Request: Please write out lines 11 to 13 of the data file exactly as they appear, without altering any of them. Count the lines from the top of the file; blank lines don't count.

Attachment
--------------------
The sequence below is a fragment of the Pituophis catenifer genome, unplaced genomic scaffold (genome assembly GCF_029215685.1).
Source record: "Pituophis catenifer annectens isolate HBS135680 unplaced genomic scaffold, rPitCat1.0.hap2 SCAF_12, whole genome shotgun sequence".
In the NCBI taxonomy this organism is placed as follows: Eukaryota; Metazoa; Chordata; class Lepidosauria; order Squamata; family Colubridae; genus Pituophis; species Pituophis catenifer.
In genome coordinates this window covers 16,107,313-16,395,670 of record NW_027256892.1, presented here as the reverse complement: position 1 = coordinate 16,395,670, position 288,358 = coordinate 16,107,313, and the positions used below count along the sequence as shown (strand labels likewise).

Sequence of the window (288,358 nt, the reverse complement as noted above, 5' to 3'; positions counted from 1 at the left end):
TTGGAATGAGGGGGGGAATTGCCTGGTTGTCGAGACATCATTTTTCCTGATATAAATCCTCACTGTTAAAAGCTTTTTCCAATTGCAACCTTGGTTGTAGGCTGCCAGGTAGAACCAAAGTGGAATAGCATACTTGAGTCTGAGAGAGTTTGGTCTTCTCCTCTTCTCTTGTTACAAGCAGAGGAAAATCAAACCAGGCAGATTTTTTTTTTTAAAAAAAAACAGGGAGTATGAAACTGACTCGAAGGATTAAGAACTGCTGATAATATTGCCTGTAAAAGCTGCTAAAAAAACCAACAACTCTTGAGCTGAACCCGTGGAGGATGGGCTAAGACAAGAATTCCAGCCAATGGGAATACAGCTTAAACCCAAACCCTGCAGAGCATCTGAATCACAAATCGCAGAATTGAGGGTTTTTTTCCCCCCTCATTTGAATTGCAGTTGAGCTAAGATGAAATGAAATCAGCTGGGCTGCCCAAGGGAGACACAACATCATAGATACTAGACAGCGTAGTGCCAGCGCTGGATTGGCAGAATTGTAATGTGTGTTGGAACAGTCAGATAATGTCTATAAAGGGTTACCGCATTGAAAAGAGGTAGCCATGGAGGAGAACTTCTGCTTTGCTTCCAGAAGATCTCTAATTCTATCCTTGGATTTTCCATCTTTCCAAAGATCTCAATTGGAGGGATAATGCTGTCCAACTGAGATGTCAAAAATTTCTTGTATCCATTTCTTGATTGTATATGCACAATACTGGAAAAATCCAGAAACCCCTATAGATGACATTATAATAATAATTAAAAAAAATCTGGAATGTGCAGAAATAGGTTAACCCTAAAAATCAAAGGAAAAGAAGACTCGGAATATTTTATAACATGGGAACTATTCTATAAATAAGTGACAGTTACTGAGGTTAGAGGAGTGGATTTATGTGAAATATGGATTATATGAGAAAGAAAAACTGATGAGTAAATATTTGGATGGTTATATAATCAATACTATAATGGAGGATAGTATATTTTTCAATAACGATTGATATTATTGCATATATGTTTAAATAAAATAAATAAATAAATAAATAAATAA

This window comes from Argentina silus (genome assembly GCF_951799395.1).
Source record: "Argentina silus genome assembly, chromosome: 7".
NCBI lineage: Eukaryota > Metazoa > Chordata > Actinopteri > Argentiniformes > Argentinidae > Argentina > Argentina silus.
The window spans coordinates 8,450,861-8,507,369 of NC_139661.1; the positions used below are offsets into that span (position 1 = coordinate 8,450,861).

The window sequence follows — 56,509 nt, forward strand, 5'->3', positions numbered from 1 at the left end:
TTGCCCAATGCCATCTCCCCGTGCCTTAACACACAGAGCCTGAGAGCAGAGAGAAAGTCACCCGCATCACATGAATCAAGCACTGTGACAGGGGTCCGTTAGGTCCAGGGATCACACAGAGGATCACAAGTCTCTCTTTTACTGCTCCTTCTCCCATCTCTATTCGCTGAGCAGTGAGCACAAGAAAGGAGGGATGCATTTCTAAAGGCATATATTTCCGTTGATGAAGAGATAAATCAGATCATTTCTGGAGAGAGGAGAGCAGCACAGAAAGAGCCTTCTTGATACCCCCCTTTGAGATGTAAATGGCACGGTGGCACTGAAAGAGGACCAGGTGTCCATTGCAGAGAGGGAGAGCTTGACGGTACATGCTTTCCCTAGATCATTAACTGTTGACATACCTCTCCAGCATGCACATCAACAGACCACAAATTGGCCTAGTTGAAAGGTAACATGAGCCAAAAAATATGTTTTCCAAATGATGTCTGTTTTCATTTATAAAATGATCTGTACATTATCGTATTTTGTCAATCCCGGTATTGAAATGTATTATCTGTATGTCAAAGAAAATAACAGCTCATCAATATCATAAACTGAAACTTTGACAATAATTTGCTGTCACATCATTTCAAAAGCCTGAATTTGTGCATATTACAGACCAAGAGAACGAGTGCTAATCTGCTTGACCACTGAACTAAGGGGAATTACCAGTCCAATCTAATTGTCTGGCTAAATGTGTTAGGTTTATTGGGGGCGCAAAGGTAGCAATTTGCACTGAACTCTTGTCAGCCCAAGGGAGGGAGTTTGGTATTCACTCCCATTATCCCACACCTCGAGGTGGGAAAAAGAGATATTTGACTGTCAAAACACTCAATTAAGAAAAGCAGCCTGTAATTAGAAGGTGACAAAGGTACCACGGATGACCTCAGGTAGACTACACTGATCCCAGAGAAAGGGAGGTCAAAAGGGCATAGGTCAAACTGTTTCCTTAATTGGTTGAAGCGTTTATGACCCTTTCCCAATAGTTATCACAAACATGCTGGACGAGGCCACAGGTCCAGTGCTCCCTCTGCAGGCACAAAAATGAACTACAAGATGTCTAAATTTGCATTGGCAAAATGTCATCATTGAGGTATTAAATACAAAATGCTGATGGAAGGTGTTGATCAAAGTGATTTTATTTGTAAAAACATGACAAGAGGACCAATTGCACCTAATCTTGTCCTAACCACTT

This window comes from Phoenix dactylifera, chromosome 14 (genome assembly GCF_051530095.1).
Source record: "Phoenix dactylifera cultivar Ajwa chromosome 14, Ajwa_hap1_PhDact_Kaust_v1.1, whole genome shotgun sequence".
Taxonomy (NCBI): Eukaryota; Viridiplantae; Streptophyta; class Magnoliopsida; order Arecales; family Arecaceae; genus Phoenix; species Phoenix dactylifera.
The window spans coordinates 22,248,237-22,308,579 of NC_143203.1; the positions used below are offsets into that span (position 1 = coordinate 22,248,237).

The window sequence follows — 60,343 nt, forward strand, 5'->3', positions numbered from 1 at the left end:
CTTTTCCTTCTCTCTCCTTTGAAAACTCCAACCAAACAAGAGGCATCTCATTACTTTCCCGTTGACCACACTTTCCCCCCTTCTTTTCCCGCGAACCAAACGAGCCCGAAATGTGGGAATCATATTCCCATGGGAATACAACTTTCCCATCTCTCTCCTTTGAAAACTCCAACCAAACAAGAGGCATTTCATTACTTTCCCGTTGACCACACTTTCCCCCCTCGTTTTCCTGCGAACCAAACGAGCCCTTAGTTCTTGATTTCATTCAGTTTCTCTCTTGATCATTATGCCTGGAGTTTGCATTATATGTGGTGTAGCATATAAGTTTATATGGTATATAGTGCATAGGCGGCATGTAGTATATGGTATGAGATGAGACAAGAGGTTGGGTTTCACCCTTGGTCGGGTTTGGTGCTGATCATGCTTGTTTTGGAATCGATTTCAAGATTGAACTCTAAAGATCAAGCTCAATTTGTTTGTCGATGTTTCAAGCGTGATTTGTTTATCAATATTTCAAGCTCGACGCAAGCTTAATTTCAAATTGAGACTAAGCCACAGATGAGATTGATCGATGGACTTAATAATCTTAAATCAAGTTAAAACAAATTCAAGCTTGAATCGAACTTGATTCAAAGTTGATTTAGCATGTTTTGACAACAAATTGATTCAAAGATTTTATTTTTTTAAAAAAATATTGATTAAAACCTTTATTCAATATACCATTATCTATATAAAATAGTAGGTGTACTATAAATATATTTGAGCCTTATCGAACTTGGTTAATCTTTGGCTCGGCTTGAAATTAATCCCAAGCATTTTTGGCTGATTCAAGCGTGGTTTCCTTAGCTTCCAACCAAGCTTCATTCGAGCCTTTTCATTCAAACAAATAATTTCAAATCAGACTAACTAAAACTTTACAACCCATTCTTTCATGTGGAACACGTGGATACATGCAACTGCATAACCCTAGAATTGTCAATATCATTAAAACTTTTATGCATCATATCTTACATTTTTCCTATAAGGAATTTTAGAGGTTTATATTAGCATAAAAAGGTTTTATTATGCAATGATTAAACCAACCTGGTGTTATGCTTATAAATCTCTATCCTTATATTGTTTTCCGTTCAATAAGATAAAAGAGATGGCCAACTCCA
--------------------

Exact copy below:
The window sequence follows — 56,509 nt, forward strand, 5'->3', positions numbered from 1 at the left end:
TTGCCCAATGCCATCTCCCCGTGCCTTAACACACAGAGCCTGAGAGCAGAGAGAAAGTCACCCGCATCACATGAATCAAGCACTGTGACAGGGGTCCGTTAGGTCCAGGGATCACACAGAGGATCACAAGTCTCTCTTTTACTGCTCCTTCTCCCATCTCTATTCGCTGAGCAGTGAGCACAAGAAAGGAGGGATGCATTTCTAAAGGCATATATTTCCGTTGATGAAGAGATAAATCAGATCATTTCTGGAGAGAGGAGAGCAGCACAGAAAGAGCCTTCTTGATACCCCCCTTTGAGATGTAAATGGCACGGTGGCACTGAAAGAGGACCAGGTGTCCATTGCAGAGAGGGAGAGCTTGACGGTACATGCTTTCCCTAGATCATTAACTGTTGACATACCTCTCCAGCATGCACATCAACAGACCACAAATTGGCCTAGTTGAAAGGTAACATGAGCCAAAAAATATGTTTTCCAAATGATGTCTGTTTTCATTTATAAAATGATCTGTACATTATCGTATTTTGTCAATCCCGGTATTGAAATGTATTATCTGTATGTCAAAGAAAATAACAGCTCATCAATATCATAAACTGAAACTTTGACAATAATTTGCTGTCACATCATTTCAAAAGCCTGAATTTGTGCATATTACAGACCAAGAGAACGAGTGCTAATCTGCTTGACCACTGAACTAAGGGGAATTACCAGTCCAATCTAATTGTCTGGCTAAATGTGTTAGGTTTATTGGGGGCGCAAAGGTAGCAATTTGCACTGAACTCTTGTCAGCCCAAGGGAGGGAGTTTGGTATTCACTCCCATTATCCCACACCTCGAGGTGGGAAAAAGAGATATTTGACTGTCAAAACACTCAATTAAGAAAAGCAGCCTGTAATTAGAAGGTGACAAAGGTACCACGGATGACCTCAGGTAGACTACACTGATCCCAGAGAAAGGGAGGTCAAAAGGGCATAGGTCAAACTGTTTCCTTAATTGGTTGAAGCGTTTATGACCCTTTCCCAATAGTTATCACAAACATGCTGGACGAGGCCACAGGTCCAGTGCTCCCTCTGCAGGCACAAAAATGAACTACAAGATGTCTAAATTTGCATTGGCAAAATGTCATCATTGAGGTATTAAATACAAAATGCTGATGGAAGGTGTTGATCAAAGTGATTTTATTTGTAAAAACATGACAAGAGGACCAATTGCACCTAATCTTGTCCTAACCACTT

This window comes from Phoenix dactylifera, chromosome 14 (genome assembly GCF_051530095.1).